50cc Roadracing 1961

Story by Joep Kortekaas

So it were the privately modified and tuned mopeds that set the whole thing in motion - and therefore we should never look with pity or even contempt at those early attempts, however primitive they might look to present eyes! And now let's have a look at those early ones. The very first 50 cc production racer that I have discovered was, surprisingly, a 1955 British Britax, which was powered by a Ducati 'Cucciolo' (= "little pup") engine, a four stroke with "pull rods" (there was a 'D' shaped part going around the cams, and this pulled a rod downwards, and via a lever operated the valves), Well, somebody once gave me a Cucciolo, and even if the Brits would have been able to triple the original power, which was 1.25 bhp, it was still nothing to write home about. But the only thing they did was increasing the valve spring rate and fitting an open megaphone. According to sources of the time it was never a success. Ah well.
In Holland the DMF (Driebergse Motoren Fabriek) engine proved popular in the earliest races. These engines had no gearbox, only a multiple clutch, but they were very sturdy and reliable, had good tuning potential and a generously finned cylinder and head. They were mounted in a kind of monocoque frame, without rear suspension. I only have an action picture of budding Dutch racer Cees van Dongen, who won all nine races that were organised in 1954 on it! (the same DMF engines were also mounted under the saddle of some three wheeled pedaled little lorries, which gave them the nickname "beefsteak warmers"). Cees' DMF had a top speed of 100 km/h.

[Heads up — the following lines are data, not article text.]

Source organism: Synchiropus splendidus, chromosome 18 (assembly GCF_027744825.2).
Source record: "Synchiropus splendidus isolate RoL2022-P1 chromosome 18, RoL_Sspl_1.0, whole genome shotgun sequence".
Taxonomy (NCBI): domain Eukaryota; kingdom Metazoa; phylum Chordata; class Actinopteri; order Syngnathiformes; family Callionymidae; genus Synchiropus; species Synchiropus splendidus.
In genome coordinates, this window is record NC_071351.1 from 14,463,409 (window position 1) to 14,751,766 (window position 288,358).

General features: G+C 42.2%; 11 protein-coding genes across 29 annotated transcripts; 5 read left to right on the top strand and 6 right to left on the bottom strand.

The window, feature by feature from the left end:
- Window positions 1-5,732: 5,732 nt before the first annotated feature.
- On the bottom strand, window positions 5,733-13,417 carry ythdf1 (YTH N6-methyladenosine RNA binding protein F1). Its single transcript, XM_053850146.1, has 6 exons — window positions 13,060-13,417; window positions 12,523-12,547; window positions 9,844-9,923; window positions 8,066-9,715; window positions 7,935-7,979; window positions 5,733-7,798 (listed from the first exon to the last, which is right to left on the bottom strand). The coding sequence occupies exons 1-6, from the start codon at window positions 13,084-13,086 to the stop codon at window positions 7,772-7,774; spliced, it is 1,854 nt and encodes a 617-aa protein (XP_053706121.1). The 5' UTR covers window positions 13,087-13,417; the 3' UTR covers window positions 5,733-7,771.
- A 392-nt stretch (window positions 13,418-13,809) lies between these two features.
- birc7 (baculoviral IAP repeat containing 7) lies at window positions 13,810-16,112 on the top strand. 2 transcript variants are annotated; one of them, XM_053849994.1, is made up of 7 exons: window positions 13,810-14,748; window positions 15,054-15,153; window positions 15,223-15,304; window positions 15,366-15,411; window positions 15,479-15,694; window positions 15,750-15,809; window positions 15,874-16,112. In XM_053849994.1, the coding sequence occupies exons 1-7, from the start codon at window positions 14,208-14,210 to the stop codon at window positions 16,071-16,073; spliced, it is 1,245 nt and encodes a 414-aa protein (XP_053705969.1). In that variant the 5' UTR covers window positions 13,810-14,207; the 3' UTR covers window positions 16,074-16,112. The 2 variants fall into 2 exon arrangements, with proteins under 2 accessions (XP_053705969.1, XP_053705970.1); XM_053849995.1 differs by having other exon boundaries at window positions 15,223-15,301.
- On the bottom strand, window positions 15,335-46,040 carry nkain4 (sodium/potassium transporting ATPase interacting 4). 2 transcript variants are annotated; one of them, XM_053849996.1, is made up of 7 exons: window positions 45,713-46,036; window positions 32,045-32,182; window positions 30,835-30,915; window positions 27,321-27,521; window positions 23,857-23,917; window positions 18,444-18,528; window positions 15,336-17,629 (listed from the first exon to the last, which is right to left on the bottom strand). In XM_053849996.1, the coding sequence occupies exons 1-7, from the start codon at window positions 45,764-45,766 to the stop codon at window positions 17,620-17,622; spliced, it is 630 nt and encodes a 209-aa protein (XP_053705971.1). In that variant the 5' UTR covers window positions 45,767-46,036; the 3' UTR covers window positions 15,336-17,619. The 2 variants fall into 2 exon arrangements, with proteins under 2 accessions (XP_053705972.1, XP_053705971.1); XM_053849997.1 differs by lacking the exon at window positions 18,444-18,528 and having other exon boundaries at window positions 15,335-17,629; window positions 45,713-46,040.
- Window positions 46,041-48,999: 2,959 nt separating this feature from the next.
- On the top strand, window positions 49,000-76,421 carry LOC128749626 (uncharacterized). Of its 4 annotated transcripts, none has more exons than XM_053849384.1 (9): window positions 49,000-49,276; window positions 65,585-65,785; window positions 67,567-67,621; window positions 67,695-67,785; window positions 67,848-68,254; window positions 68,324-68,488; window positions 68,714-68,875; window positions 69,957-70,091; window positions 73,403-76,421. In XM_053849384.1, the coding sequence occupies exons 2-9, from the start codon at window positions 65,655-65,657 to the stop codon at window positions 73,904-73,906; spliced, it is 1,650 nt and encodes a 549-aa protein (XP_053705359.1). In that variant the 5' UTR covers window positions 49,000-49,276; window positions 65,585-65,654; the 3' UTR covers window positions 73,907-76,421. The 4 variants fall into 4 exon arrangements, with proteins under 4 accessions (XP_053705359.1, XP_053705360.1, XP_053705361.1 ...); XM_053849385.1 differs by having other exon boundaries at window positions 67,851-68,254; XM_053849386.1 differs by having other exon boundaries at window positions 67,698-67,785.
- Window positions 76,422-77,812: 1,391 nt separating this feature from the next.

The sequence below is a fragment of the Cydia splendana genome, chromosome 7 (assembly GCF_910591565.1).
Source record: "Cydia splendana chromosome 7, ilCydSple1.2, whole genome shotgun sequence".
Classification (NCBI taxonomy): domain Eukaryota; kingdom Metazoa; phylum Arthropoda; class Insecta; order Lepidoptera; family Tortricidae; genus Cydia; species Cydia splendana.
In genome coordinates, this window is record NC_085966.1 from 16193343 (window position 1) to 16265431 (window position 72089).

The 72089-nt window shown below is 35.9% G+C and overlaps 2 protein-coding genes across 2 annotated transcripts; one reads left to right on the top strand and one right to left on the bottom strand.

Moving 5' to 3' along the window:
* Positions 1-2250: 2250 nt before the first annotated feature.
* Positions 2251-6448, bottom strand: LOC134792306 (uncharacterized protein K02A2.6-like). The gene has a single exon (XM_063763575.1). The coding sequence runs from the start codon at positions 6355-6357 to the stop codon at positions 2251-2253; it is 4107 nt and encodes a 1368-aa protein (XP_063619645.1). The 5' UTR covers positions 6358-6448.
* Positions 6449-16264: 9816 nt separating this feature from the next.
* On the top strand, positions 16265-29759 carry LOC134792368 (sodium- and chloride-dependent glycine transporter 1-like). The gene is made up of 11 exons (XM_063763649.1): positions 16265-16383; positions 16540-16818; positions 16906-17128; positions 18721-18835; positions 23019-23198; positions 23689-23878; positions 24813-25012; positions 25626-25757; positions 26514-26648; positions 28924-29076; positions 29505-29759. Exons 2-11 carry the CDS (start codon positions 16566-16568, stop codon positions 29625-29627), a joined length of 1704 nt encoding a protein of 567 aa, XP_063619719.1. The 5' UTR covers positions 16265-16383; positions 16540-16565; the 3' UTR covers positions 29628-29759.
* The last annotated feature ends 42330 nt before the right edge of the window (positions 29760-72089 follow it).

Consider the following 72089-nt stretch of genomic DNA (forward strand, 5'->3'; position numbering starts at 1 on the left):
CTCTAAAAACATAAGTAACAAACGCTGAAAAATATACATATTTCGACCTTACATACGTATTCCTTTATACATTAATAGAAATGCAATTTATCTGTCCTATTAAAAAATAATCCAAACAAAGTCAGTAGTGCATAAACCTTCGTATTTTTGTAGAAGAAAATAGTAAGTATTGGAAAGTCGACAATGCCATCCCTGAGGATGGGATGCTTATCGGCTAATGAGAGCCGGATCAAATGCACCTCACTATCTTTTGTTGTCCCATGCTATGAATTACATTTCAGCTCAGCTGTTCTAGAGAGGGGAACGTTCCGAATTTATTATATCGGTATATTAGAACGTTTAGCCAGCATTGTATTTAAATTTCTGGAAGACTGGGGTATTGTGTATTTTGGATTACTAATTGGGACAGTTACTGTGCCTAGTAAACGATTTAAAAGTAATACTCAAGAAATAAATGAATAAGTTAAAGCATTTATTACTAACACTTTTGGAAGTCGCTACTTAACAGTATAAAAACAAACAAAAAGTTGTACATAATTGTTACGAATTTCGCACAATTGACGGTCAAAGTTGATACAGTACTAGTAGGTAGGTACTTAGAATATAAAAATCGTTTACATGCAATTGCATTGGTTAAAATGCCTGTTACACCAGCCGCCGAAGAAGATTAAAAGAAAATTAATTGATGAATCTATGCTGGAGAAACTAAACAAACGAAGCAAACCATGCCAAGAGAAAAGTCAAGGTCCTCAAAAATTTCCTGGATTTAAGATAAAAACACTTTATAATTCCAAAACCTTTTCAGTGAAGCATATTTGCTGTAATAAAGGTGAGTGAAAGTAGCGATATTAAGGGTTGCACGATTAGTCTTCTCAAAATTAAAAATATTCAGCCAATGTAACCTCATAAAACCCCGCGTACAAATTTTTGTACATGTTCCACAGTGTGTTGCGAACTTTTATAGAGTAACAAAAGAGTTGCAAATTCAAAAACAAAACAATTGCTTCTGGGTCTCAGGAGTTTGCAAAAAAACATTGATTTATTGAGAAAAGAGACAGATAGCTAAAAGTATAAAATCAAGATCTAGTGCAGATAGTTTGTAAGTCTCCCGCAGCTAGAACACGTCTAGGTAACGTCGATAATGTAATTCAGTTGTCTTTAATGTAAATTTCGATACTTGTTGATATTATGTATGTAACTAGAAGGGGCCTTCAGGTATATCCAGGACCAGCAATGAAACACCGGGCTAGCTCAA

Another private bike was my Puch engine based special, for which I built my own frame. The engine lost its cooling fan and got a large set of cooling fins shrunk on and a DMF cylinder head. Top speed was about 105 km/h, but the two-speed gearbox proved inadequate.. Pic. shows me at 17 years old behind the bike in 1961. Later I mounted an engine consisting of a sawn-off HMW crankcase, with a DKW 98 cc three-speed gearbox and dry clutch bolted on. The cylinder again got aluminium cooling fins shrunk on. HMW cylinders were popular, because they had little covers over the transfer ports where they entered the cylinder, which made it easy to work on them. The bike is shown below. Carburettor was a 17 mm Bing, with remote float chamber. The expansion exhaust pipe was a trial-and-error job. The bike had a top speed of nearly 110 km/h.

Next bike is the Nougier, a privately built bike by two Frenchmen, the brothers Nougier. It was a four stroke DOHC, with hairpin valve springs, drive to the camshafts by gear train. Bore and stroke 39 x 39 mm, compression ratio 11.8 : 1, carburettor Dell'Orto SS1 with 18 mm diameter. Inlet valve diameter 22 mm, exhaust 20 mm. No power output known, but top rpm was 13,000 and top speed given as 'over 100 km/h'. Weight of the bike was 60 kg. The frame seemed to have been based on that of the Morini-Guilietta, and apart from the crazily long front forks, the bike looks very well, a neat piece of engineering.
Itom and Dutch rider Van Koeveringe around 1958. No special racing tyres in those days - just the normal white walled tyres as were popular on the more luxurious mopeds!
Morini-Guilietta 1 and 2 show the Morini production racer of 1958, over which I was always drooling. The bike cost (in 1960) 1200 guilders, and my pocket money was some 10 guilders per week...The owner of bike 1 must have thought that drilling little holes in the cylinder head fins would improve the cooling (with a 5 mm hole, the area that you loose is less than the area you win), but I'm afraid very little air will flow through the holes. The owner of bike 2 really improved the cooling, but neither rider seemed ever to have heard of expansion exhaust pipes. Gear change by rotating handle on the left clip-on, three-speed gearbox, Dell'Orto SS1 carburettor.
NSU50 shows the bike of Dutch rider Aad van Exel, based on an NSU engine, with home built cylinder, head and frame.